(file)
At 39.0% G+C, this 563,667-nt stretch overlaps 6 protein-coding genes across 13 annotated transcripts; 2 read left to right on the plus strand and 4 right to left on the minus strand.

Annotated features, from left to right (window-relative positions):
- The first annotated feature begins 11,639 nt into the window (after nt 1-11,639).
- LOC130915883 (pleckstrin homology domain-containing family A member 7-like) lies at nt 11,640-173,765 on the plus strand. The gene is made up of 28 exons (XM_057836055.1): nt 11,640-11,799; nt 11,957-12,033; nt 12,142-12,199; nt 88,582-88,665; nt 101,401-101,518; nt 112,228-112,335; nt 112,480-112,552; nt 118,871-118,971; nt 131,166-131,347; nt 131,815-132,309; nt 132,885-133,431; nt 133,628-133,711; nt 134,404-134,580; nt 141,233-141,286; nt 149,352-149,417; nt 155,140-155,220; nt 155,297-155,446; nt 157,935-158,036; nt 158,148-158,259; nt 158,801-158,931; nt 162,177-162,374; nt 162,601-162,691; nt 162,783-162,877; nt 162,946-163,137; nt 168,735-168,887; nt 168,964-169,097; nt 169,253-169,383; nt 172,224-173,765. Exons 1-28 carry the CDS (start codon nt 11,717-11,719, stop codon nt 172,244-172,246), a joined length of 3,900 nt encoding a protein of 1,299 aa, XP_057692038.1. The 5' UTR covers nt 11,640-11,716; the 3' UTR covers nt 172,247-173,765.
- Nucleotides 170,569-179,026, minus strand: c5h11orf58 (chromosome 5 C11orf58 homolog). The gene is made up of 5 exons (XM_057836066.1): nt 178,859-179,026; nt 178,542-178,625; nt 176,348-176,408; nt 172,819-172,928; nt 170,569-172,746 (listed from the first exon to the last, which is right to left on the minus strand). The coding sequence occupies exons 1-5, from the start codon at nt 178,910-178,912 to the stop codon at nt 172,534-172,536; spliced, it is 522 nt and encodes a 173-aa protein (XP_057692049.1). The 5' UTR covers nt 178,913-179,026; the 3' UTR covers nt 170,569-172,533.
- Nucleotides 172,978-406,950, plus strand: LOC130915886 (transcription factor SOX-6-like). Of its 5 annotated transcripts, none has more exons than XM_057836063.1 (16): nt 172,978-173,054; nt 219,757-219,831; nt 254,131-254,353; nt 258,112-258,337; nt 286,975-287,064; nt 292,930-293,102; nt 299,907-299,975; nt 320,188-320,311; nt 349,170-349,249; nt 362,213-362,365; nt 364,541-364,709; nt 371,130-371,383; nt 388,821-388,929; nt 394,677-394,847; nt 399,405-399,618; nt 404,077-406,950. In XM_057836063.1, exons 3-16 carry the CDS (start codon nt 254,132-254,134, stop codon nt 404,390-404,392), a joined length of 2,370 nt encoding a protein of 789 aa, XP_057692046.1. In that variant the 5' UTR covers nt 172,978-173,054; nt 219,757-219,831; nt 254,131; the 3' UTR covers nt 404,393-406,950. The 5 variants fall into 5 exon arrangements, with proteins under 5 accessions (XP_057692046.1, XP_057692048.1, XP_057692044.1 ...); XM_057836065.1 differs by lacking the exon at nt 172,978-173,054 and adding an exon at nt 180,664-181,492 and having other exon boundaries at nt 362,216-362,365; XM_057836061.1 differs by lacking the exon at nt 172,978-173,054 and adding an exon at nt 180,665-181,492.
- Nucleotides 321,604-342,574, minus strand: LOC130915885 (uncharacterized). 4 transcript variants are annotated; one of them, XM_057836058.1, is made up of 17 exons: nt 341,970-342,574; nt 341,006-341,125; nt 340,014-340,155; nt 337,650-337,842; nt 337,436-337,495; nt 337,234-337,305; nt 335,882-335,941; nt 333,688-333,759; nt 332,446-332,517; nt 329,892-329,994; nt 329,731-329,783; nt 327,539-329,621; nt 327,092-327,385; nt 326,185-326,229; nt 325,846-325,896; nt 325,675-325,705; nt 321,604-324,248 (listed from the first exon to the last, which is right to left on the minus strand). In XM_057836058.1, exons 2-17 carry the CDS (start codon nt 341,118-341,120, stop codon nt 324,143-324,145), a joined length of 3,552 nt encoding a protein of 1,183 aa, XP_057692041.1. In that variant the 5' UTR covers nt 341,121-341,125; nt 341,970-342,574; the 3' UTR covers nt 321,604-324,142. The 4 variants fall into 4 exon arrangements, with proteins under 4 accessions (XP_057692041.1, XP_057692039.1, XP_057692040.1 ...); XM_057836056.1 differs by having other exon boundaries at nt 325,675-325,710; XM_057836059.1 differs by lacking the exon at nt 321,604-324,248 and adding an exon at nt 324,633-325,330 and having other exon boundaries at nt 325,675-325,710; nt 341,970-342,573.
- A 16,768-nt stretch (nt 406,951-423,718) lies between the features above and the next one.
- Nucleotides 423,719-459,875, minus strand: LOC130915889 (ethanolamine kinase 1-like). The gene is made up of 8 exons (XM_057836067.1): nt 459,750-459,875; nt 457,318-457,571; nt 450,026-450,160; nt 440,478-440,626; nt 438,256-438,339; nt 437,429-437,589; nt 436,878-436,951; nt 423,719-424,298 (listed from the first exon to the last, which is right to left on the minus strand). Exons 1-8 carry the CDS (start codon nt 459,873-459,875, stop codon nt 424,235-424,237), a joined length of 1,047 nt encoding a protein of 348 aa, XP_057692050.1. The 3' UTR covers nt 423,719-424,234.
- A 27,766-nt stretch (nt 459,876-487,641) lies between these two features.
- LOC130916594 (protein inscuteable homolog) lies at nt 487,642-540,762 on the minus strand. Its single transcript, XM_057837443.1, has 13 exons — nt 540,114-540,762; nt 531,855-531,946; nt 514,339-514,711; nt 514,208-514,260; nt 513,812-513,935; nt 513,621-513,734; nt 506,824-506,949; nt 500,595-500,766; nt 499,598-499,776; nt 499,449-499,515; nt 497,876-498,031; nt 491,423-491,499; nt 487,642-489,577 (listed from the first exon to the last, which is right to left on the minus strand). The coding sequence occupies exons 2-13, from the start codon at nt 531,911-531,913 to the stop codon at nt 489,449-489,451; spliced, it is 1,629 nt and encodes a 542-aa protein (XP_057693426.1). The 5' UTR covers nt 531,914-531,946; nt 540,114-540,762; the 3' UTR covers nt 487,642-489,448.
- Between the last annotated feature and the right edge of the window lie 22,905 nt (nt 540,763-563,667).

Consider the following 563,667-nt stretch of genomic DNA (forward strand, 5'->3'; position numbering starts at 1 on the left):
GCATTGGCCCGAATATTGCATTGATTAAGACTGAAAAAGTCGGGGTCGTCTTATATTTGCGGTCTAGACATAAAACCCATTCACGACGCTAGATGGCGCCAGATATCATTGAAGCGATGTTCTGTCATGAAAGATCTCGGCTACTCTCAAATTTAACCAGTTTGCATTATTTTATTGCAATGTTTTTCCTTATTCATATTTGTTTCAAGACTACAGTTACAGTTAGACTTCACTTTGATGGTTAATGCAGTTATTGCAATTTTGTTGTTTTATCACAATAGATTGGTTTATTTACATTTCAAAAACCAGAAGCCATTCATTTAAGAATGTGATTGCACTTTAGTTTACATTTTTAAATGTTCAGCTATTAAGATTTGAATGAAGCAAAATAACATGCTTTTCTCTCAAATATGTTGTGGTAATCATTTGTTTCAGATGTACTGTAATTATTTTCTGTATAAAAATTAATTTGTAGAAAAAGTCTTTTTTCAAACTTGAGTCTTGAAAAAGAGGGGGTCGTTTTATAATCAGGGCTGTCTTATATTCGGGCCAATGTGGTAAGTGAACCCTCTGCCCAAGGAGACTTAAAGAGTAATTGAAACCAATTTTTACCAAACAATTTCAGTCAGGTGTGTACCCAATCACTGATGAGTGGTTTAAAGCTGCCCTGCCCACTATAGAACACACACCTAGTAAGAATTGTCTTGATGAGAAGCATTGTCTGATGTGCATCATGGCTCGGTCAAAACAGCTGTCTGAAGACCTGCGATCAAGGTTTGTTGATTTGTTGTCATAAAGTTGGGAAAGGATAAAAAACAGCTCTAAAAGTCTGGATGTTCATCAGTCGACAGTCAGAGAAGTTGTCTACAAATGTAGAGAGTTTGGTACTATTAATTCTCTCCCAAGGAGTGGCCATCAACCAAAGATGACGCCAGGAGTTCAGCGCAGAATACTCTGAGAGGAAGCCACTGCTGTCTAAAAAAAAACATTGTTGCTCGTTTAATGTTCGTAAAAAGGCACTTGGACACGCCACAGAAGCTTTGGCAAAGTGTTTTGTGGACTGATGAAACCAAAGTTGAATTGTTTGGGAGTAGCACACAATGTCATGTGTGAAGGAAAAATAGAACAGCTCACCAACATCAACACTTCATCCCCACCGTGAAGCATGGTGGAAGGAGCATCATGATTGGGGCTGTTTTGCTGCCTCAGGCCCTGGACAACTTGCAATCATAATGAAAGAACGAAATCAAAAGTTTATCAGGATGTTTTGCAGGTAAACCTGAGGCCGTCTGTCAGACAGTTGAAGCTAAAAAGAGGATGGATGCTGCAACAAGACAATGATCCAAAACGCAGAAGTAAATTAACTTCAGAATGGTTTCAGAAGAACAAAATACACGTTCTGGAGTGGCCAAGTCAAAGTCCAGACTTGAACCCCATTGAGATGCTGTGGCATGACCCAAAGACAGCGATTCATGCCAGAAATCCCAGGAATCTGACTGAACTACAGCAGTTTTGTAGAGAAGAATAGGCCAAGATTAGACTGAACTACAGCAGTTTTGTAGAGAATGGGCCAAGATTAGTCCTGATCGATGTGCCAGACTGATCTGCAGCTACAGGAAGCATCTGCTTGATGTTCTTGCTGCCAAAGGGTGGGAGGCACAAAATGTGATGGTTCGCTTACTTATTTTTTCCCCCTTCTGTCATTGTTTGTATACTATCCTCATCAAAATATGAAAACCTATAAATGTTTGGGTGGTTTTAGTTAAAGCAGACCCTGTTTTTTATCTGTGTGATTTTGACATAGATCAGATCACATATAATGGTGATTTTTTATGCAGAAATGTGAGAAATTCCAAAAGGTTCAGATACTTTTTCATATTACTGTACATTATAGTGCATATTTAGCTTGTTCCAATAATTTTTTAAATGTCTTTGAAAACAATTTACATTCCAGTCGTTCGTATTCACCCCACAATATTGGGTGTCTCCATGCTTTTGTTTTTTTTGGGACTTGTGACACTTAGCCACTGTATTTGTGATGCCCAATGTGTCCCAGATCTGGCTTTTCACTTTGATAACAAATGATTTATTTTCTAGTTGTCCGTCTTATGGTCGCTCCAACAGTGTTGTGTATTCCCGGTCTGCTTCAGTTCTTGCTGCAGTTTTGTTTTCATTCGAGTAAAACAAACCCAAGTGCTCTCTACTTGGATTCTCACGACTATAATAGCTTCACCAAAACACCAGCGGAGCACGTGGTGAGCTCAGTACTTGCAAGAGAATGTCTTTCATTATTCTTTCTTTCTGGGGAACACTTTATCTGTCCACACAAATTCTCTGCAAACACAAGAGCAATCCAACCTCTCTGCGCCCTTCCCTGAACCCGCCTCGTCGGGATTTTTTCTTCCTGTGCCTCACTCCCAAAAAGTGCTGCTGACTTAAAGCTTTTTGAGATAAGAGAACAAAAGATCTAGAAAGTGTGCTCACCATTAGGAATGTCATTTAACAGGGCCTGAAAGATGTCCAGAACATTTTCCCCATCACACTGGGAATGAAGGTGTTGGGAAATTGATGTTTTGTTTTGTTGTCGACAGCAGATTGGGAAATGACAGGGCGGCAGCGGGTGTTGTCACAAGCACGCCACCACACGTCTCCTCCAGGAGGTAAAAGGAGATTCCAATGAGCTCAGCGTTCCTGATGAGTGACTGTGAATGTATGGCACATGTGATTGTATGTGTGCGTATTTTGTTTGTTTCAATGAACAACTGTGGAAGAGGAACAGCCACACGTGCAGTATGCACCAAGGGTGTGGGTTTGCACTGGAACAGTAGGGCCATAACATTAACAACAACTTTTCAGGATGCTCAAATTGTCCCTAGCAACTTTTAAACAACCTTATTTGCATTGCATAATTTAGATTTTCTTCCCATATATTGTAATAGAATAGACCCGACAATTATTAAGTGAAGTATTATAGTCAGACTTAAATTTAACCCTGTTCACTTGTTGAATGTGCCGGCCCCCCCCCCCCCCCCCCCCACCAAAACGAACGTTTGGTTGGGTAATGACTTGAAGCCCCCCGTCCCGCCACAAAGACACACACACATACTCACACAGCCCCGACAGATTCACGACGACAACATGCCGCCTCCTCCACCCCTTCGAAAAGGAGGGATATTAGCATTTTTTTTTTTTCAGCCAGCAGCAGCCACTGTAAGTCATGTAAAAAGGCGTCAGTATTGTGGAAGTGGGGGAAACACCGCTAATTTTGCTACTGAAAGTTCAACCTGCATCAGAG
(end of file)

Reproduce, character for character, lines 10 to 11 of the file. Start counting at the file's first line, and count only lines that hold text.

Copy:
- A 27,766-nt stretch (nt 459,876-487,641) lies between these two features.
- LOC130916594 (protein inscuteable homolog) lies at nt 487,642-540,762 on the minus strand. Its single transcript, XM_057837443.1, has 13 exons — nt 540,114-540,762; nt 531,855-531,946; nt 514,339-514,711; nt 514,208-514,260; nt 513,812-513,935; nt 513,621-513,734; nt 506,824-506,949; nt 500,595-500,766; nt 499,598-499,776; nt 499,449-499,515; nt 497,876-498,031; nt 491,423-491,499; nt 487,642-489,577 (listed from the first exon to the last, which is right to left on the minus strand). The coding sequence occupies exons 2-13, from the start codon at nt 531,911-531,913 to the stop codon at nt 489,449-489,451; spliced, it is 1,629 nt and encodes a 542-aa protein (XP_057693426.1). The 5' UTR covers nt 531,914-531,946; nt 540,114-540,762; the 3' UTR covers nt 487,642-489,448.